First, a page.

Maximize your strength training routine by cutting out these time wasters.Read article
Mike, any type of row, shoulder retraction, external rotation, or shoulder extension will activate and strengthen the muscles of your upper back responsible for better posture.
But, you also must determine what is causing your shoulder to be slumped forward; typically referred to as a kyphotic posture? Your shoulders could be slumped forward for three possible reasons; you sit around too much, you don’t have balance in your training, and you have bad breathing habits.
If you have a job where you’re sitting a lot or you play a lot of video games, you probably sit in a pretty flexed position for long periods of time. Make sure you get up every 20 minutes or so and stretch out.
Bad posture can also come from benching too much and not performing the movements we’ve already talked about like some type of rowing exercise. It is important to balance your training volume, i.e., for every rep of a pressing movement, you should be performing a pulling movement. This will work to keep the muscles that surround your joints in balance.
Next, research has shown that learning how to breathe deeper, into your belly, can have a profound impact on how ‘tight’ your resting muscles are and you’re your shoulders and hips in better alignment. When you breathe into your chest – called chest breathing, which is typically associated with anxiety – it can cause bad posture and make your core unstable.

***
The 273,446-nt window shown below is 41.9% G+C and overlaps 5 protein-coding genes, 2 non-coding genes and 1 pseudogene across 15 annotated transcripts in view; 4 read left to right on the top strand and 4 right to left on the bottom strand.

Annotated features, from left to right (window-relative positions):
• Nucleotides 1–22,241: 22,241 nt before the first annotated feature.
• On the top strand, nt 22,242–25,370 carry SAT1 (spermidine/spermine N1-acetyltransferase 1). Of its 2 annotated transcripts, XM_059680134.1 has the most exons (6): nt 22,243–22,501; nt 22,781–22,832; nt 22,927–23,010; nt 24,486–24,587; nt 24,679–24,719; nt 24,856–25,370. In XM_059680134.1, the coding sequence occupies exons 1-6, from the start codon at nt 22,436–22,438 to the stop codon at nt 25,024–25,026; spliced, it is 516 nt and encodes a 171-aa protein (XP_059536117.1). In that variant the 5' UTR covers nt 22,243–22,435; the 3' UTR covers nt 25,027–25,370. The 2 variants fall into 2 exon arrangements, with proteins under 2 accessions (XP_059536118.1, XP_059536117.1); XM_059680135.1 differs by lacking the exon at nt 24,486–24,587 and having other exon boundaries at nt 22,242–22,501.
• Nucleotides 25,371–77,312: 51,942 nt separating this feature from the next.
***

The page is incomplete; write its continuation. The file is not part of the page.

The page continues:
Finally, strengthening your upper back is only one component. You also must work on the restricted and shortened soft-tissues of your upper body; namely your chest, shoulders, back and lats. Slow and deliberate foam rolling or lacrosse ball rolling on these areas will help to relax and improve the quality of your muscles. This will help to bring your posture back to a neutral position and allow your muscles to contract harder.
Check out this awesome 3 minute shoulder warm-up routine. It will not only help you to prepare for the workout, but it will get your upper back fired up:
Your body is a very adaptable system. If you stress it with a ‘lighter’ load, it will quickly adapt and become much more efficient at performing the task (The SAID Principle). However, your muscles will stop being challenged and you will not continue making gains. Your set will turn into a marathon effort that will stress your joints and leave you mentally crushed.
That is why your workout should not only incorporate different rep ranges, but also different and varying loads, i.e., amount of weight lifted for a particular exercise. The more you push the intensity, and challenge your body in different ways, the more sustainable progress you will make. (The Principle of Progressive Overload)
Yes, lifting an Olympic bar 100 times can create enough stress to cause adaptation, but you’re sacrificing efficiency. Wouldn’t you rather add weight, create the stress required for greater muscle growth and strength, and then move on in much less time?
Meet the Lift Doctor
Jim Smith is a highly respected, world-renowned strength and conditioning coach. A member of the LIVESTRONG.com Fitness Advisory Board, Jim has been called one of the most “innovative strength coaches” in the fitness industry. Training athletes, fitness enthusiasts and weekend warriors, Jim has dedicated himself to helping them reach “beyond their potential.” He is also the owner of Diesel Strength & Conditioning in Elmira, NY.